JUL 08, 2016 10:19 AM PDT

Did Planets of Diamond Host the Universe's First Life Forms?

WRITTEN BY: Anthony Bouchard

Life is a huge question in our universe. It can be difficult to grasp exactly how life started, and how it originated here on Earth to become as complex as it is today, but one thing that scientists seem to agree on is that we can’t be the only forms of life in our entire universe.
 
Alien life more than likely exists elsewhere in our universe, and we have yet to spot it yet. It could exist in many forms, whether simple or complex, but one thing scientists seem to agree on is that life forms are going to be found on planets with strong carbon signatures.
 

The universe's earliest signs of life probably originated from high-carbon systems.

 Image Credit: NASA/SDO

In fact, the origin of ancient alien life, which helped make life in our universe possible today, probably stemmed from carbon planets made of some sort of carbide, diamond, or graphite substances.
 
The hypothesis comes from a study conducted by Harvard University astronomers who understood that the early universe lacked carbon materials. Their research is available on arXiv.org and has been accepted by the Monthly Notices of the Royal Astronomical Society.
 
"This work shows that even stars with a tiny fraction of the carbon in our solar system can host planets," says lead author and Harvard University graduate student Natalie Mashian. "We have good reason to believe that alien life will be carbon-based, like life on Earth, so this also bodes well for the possibility of life in the early universe.”
 
The early universe didn’t have dense elements; it had lighter ones like hydrogen and helium, and it wasn’t until stars created with these elements exploded and left their mark that heavier elements like carbon were actually formed.
 
These denser elements would eventually form together to create the life-supporting planets that served as jumping platforms for what we have today.
 
Part of the research conducted involved taking a look at older stars that still exist today, known as Carbon-Enhanced Metal-Poor (CEMP) stars. They lack iron, having only as much as 0.00001 times the iron, but they have a very high carbon footprint.
 
These stars have the potential to form carbon-based planets when their time comes to actually explode, and likely served as the point of origin for early life in our universe.
 
After the carbon was left in interstellar space following the supernova explosion, gravity eventually took its course and sucked it all up into a massive floating glob in space, which over time, formed a planet.
 
The research goes on to explain that we will have the best chance of finding alien life in systems where stars hosting planets have higher carbon footprints. Stars with less carbon will form planets out of other elements that aren’t essential to carbon-based life forms, and are probably less likely to host life.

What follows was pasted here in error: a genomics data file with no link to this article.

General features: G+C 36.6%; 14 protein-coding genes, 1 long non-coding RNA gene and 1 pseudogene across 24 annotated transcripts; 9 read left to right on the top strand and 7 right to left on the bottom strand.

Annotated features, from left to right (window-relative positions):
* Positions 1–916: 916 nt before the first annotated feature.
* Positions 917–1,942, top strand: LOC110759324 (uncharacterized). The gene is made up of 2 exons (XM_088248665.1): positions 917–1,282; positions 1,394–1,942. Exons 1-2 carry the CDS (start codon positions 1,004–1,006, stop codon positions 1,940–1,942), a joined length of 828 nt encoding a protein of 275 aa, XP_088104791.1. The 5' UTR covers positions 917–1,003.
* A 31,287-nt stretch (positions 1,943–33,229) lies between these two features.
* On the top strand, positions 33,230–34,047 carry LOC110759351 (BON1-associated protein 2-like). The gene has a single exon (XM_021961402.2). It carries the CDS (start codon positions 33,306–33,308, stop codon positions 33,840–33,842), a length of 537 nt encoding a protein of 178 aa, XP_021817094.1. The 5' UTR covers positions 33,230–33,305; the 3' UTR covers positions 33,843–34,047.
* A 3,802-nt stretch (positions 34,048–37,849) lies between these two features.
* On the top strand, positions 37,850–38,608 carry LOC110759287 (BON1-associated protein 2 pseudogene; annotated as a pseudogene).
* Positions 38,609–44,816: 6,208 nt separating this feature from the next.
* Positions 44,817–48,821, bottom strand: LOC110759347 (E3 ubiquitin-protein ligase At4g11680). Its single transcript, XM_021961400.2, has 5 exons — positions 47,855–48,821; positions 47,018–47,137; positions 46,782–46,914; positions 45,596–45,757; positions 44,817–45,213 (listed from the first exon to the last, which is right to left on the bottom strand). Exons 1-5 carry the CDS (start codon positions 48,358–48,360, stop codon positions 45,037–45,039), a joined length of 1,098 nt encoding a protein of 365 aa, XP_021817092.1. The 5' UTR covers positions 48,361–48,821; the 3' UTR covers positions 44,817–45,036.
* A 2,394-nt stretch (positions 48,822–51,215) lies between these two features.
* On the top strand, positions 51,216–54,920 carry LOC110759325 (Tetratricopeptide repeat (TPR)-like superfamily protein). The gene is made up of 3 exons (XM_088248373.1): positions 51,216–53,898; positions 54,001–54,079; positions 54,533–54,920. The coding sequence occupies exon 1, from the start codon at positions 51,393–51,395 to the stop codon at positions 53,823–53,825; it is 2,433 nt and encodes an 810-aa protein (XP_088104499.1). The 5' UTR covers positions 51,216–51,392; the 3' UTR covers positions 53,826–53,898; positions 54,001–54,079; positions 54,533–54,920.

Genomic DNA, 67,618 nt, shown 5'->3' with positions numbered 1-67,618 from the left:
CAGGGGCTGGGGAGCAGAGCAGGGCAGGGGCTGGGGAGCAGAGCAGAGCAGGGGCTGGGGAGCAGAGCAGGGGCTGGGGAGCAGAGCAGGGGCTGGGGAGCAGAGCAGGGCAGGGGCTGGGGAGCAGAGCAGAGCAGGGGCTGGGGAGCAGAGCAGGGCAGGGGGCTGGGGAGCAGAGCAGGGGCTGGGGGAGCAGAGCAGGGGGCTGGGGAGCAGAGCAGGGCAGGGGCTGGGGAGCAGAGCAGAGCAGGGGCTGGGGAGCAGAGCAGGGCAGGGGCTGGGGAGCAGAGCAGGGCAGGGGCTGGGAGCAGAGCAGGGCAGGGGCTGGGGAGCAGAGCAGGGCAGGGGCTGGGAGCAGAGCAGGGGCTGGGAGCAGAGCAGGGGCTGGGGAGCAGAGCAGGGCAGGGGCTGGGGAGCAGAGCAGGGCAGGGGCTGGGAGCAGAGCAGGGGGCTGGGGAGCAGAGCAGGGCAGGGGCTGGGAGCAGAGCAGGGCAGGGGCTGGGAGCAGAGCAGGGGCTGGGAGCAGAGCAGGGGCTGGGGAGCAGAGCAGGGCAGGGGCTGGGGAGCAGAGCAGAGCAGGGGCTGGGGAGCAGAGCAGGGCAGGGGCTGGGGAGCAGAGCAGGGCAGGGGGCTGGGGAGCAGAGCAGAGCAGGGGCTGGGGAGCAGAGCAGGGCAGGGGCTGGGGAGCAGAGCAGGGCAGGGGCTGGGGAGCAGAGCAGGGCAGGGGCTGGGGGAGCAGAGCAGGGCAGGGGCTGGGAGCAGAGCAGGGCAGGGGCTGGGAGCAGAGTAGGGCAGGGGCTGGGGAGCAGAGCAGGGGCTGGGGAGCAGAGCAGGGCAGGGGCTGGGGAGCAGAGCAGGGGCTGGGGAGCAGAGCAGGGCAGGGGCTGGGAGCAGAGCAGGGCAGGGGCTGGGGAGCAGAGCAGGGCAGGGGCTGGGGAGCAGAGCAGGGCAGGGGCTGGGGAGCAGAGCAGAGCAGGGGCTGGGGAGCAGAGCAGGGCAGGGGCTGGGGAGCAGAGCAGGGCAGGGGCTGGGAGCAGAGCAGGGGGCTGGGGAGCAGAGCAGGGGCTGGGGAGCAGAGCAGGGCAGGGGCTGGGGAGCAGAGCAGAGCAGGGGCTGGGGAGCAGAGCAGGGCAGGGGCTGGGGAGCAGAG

Source: EurkAlert

About the Author
Fascinated by scientific discoveries and media, Anthony found his way here at LabRoots, where he would be able to dabble in the two. Anthony is a technology junkie that has vast experience in computer systems and automobile mechanics, as opposite as those sound.
You May Also Like
AUG 06, 2022
Chemistry & Physics
JWST Captures the Cartwheel Galaxy in Detail
AUG 06, 2022
JWST Captures the Cartwheel Galaxy in Detail
On December 25, 2021, the most expensive telescope, James Webb Space Telescope (JWST) ever built was launched ...
SEP 06, 2022
Space & Astronomy
NASA Rocket Mission Launched to Test New X-ray Detector Technology
SEP 06, 2022
NASA Rocket Mission Launched to Test New X-ray Detector Technology
On August 21st, a NASA-funded sounding rocket mission launched from White Sands Missile Range in New Mexico. The goal of ...
OCT 01, 2022
Space & Astronomy
Climate Change Will Affect Ground-Based Astronomical Observatories
OCT 01, 2022
Climate Change Will Affect Ground-Based Astronomical Observatories
In a paper recently published in Astronomy & Astrophysics, astronomers at the University of Bern stress that anthrop ...
OCT 25, 2022
Space & Astronomy
Detection of the Brightest Gamma-Ray Burst Ever
OCT 25, 2022
Detection of the Brightest Gamma-Ray Burst Ever
On October 9, 2022, telescopes detected one of the brightest gamma-ray bursts ever! A gamma-ray burst (GRB) is an extrem ...
OCT 31, 2022
Space & Astronomy
Long-Term International Space Station Experiment Highlights Risks for Future Human Spaceflight
OCT 31, 2022
Long-Term International Space Station Experiment Highlights Risks for Future Human Spaceflight
In a recent study published in Heliyon, an international team of researchers led by Osaka City University in Japan exami ...
NOV 18, 2022
Space & Astronomy
Can You Stand on This Star?
NOV 18, 2022
Can You Stand on This Star?
Polarized X-ray light from a magnetar has been observed for the first time ever and the results have been published in a ...
Loading Comments...